The purpose of this workshop is to improve your writing on both the global, and local levels. This means you are not only correcting grammar and mechanics, but content as well. Read your partner’s paper twice. On the first reading, DO NOT make any corrections. Just read the paper and take in the story in the same way you would as if you were reading a published piece. On the second reading, answer the following questions:
- What is the point of this paper? Please highlight the main claims. Does the author provide evidence for each claim?
- Does the introduction grab your attention? Do you have a clear sense of who this person is after reading the introduction? How can the author improve their introduction?
- Are the supporting points clear, relevant, and well organized? Can you easily follow the story? Would it benefit the reader to re-organize this essay?
- Underline good, relevant examples in the paper. Are there any instances where the author could provide more information? Less?
- Now examine the word choice. Does the author use vivid language? Do they repeat the same adjectives? Does the language create a sense of immediacy and urgency? Can you make suggestions in terms of word choice?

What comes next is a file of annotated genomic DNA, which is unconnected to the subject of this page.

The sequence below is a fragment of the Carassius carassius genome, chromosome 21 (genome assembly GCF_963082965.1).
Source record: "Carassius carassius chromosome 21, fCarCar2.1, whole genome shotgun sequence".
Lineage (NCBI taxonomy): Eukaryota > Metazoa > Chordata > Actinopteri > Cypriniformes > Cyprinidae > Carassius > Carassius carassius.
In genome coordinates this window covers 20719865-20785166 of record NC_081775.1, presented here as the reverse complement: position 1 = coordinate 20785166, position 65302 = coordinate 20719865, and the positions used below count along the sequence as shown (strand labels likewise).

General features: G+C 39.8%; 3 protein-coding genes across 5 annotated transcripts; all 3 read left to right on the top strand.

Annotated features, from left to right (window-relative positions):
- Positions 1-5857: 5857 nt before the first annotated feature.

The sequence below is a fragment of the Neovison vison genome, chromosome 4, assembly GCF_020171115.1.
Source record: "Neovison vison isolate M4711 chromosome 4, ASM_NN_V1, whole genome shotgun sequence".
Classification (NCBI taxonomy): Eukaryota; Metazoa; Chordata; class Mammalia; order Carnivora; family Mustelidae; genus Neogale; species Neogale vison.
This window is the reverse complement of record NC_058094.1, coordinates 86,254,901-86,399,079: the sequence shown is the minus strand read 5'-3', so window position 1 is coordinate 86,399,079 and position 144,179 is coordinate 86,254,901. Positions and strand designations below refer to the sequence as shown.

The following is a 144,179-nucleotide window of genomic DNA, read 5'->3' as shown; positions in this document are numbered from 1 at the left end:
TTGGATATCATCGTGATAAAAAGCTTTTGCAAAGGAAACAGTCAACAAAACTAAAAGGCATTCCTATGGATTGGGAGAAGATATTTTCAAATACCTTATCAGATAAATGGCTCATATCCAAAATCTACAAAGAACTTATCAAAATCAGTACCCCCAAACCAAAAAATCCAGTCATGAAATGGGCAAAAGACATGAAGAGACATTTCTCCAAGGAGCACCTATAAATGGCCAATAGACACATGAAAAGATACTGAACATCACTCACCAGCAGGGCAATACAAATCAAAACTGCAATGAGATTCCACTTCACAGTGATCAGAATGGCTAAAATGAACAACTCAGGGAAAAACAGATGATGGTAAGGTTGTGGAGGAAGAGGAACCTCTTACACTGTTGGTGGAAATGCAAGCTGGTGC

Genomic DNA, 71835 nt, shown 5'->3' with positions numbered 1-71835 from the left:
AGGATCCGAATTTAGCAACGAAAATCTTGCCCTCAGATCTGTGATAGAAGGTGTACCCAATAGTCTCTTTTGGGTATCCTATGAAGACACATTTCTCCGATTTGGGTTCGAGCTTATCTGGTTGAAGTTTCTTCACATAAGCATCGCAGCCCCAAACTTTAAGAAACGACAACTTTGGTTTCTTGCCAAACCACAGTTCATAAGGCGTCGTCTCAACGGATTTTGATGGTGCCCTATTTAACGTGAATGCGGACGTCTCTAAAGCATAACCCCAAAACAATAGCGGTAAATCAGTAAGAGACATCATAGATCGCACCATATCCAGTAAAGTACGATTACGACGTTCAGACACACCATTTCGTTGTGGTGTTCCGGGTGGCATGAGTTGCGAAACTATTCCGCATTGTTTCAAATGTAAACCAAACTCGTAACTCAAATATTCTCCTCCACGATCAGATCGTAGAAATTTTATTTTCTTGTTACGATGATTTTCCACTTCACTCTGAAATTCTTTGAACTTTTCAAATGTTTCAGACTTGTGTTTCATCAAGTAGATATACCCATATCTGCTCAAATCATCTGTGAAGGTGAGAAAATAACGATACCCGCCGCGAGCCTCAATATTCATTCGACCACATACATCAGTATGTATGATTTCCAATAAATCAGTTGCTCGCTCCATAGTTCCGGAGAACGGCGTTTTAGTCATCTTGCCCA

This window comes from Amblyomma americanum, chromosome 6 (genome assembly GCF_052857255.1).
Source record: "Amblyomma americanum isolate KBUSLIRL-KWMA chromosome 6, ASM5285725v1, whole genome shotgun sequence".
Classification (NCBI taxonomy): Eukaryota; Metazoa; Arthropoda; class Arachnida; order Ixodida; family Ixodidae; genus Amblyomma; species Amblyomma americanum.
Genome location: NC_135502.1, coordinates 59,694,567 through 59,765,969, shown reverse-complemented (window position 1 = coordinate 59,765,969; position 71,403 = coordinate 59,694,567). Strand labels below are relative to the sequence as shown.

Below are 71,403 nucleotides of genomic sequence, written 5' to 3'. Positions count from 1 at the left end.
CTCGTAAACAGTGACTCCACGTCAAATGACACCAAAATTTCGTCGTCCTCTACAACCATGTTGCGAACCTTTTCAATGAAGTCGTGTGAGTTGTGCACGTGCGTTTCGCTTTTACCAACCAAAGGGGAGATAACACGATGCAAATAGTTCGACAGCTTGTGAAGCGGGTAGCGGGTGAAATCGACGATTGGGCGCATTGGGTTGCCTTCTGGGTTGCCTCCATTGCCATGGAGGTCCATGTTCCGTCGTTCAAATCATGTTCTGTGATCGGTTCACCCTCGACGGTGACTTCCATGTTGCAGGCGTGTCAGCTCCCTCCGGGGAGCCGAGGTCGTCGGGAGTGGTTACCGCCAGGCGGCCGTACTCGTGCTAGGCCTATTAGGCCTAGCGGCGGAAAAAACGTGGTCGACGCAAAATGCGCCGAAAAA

- Identify the transitions between paragraphs. Does the author signal what is coming and how it relates to the previous example?
- What was your favorite part of the essay? Why? What did you like about this essay?
- What suggestions for improvement can you offer to the writer? Identify the weaknesses and help consider corrections.
- Does the conclusion explain how they will apply what they have learned in the future? Does the conclusion give you a sense of what this person wants to accomplish?
- Finally, alert the reader to any spelling, grammar and mechanical errors they made.
Please discuss your comments with your partners and help them to improve their paper. Ask me if you have any questions.